Otherwise the only information one has is "guidance" from sellers, anecdotal
reports and "open" listening tests. The latter , of course, is quite subject to
non-sonic influence.

So IMO, a person truly interested in maximizing the sonic-quality throughput of
his system simply MUST examine the results of bias controlled listening tests
OR fall prey to non-sonic biasing factors, even if they are inadvertent.

>
>> Who can argue with motherhood? The problem is that there are NO
>>ABX COMPONENT tests being published- neither better nor worse, NONE.
>> I heard of several audio societies considering them. No results.
>>Not from the objectivist citadels: Detroit and Boston. Why?. Did they
>>pan out?


Given the two dozen controlled listening tests of power amplifiers published
through 1991 doesn't it seem that no one needs to conduct more? Wires? The last
test I published was in 1995. Not late enough?

Why not? No manufacturer has EVER produced a single bias controlled experiment
that showed their wires had a sound of their own in over 30 years. Why should
one expect one now?

I certainly can't do it; although I've given it my level (no pun intended)
best. IOW, I can't produce an experiment that shows nominally competent wires
ain't wires .... 'cuz they ain't.

>I can think of a couple of reasons:
>
>1. It's expensive and time consuming to perfom this type of testing
>2. The audible differences are, in actuality, too subtle to hear, ABX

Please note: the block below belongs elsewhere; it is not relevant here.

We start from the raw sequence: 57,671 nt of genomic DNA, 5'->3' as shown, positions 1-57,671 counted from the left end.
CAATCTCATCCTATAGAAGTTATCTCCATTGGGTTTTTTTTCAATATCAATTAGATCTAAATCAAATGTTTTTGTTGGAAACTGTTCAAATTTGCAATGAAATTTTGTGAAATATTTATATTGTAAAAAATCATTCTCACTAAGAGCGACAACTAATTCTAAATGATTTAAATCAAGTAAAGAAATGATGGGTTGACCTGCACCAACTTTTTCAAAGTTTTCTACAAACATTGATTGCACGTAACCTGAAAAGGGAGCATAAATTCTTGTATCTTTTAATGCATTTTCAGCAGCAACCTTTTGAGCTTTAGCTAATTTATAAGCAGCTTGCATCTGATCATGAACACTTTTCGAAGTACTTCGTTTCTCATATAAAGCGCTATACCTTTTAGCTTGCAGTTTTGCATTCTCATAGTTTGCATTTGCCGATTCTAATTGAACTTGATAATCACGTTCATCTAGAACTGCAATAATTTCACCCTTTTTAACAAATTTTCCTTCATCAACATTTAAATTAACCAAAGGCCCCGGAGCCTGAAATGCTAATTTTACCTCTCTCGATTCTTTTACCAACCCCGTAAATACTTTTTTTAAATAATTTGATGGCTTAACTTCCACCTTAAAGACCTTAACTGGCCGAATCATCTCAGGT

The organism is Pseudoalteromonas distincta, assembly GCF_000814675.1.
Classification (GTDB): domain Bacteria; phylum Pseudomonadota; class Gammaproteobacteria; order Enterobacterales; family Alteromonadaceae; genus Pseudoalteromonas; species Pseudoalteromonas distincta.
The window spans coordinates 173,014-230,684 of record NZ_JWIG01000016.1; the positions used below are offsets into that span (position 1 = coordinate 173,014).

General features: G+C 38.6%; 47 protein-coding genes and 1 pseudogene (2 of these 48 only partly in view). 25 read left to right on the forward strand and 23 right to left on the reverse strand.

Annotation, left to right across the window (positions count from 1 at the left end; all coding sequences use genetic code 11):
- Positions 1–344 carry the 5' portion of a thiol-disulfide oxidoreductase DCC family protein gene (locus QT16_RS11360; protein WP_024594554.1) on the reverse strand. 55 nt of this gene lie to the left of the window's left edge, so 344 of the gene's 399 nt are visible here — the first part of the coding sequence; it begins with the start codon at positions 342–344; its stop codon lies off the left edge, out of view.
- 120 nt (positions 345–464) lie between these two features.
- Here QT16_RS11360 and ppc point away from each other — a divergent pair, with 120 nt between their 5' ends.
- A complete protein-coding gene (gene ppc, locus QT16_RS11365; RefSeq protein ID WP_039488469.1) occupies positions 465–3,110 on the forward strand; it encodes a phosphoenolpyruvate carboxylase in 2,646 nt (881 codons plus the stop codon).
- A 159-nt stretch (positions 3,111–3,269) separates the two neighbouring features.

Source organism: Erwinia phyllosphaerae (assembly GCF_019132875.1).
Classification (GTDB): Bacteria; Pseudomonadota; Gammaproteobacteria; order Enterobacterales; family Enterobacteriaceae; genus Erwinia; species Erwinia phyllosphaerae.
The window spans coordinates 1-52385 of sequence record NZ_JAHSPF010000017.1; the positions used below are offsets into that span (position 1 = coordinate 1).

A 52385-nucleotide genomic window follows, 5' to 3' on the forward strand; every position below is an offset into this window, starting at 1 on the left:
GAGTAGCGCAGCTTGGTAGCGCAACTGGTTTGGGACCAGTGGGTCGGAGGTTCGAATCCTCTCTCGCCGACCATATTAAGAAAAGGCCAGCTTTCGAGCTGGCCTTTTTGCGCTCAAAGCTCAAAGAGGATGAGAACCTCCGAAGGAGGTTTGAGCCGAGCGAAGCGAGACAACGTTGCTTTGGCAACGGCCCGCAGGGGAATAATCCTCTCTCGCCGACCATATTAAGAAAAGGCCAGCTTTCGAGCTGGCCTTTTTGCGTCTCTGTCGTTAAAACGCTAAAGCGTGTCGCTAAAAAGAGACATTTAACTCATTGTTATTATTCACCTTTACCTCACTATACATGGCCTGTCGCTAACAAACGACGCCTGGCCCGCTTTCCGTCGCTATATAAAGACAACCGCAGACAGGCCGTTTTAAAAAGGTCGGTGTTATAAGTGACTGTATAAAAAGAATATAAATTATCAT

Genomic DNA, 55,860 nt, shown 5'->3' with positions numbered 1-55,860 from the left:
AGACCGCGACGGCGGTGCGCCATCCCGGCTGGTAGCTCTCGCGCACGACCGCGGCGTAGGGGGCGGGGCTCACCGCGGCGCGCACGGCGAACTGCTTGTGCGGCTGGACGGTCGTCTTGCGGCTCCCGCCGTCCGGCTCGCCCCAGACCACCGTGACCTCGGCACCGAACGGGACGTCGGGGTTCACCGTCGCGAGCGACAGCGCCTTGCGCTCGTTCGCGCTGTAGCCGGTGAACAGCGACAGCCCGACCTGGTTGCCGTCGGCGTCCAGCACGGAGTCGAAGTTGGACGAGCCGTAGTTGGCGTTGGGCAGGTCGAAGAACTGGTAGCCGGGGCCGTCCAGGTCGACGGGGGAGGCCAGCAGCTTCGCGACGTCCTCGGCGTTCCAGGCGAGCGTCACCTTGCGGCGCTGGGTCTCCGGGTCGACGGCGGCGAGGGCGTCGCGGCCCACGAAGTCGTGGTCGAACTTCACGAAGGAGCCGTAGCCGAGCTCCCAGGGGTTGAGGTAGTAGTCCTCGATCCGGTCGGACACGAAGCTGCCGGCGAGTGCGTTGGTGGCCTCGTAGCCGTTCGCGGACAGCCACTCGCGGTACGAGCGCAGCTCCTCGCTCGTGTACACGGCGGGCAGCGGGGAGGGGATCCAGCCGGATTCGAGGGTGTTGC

>or not. Why bother with such a test?


Why bother in performing a sound quality "test" that the manufacturers of the
equipment can't produce? IF amps ain't amps; wires ain't wires and parts ain't
parts then why haven't the makers and sellers of this stuff produced repeatable
bias controlled listening tests that show this to be untrue?

>Then there is the possibility that you seem to be focussing on,
>ignoring the above two:
>
>3. DBT's in general may be decreasing the ability to hear subtle
>differences.


Actually they preclude the ability to "hear" non-sonic differences.

>Which of the the above reaons do you think are most likely?
>
>> > Moving away from the question Greenhill was investigating

>>(audible
>>> differences between cables) and focusing only on DBT testing and
>>> volume differences: it is trivial to perform a test of volume
>>> difference, if the contention is being made that a DBT hinders the
>>> listener from detecting 1.75 dB of volume difference. Especially if
>>> the listeners have been trained specifically for detecting volume
>>> differences prior to the test.
>>> However, such an experiment would be exceedingly uninteresting, and I
>>> have doubts it would sway the opinion of anybody participating in this
>>> debate.
>>>

>> The volume difference was just a by-effect of a comparison between
>>cables.
>>And yes, TRAINED people would do better than Greenhill's "Expert
>>audiophiles" ie rank amateurs just like us. Would some though do
>>better than the others and some remain untrainable? Just like us.


I think Ludovic is "untrainable" because he will accept only answers he already
believes are true.

>I have no doubt that there are some people who are unreliable when it
>comes to performing a DBT test. In a codec test using ABC/HR, if
>somebody rates the hidden reference worse than the revealed reference
>(both references are identical), his listening opinion is either
>weighted less or thrown out altogether.


What you are describing is 'reverse significance' which is typically a
inadvertant form of internal bias.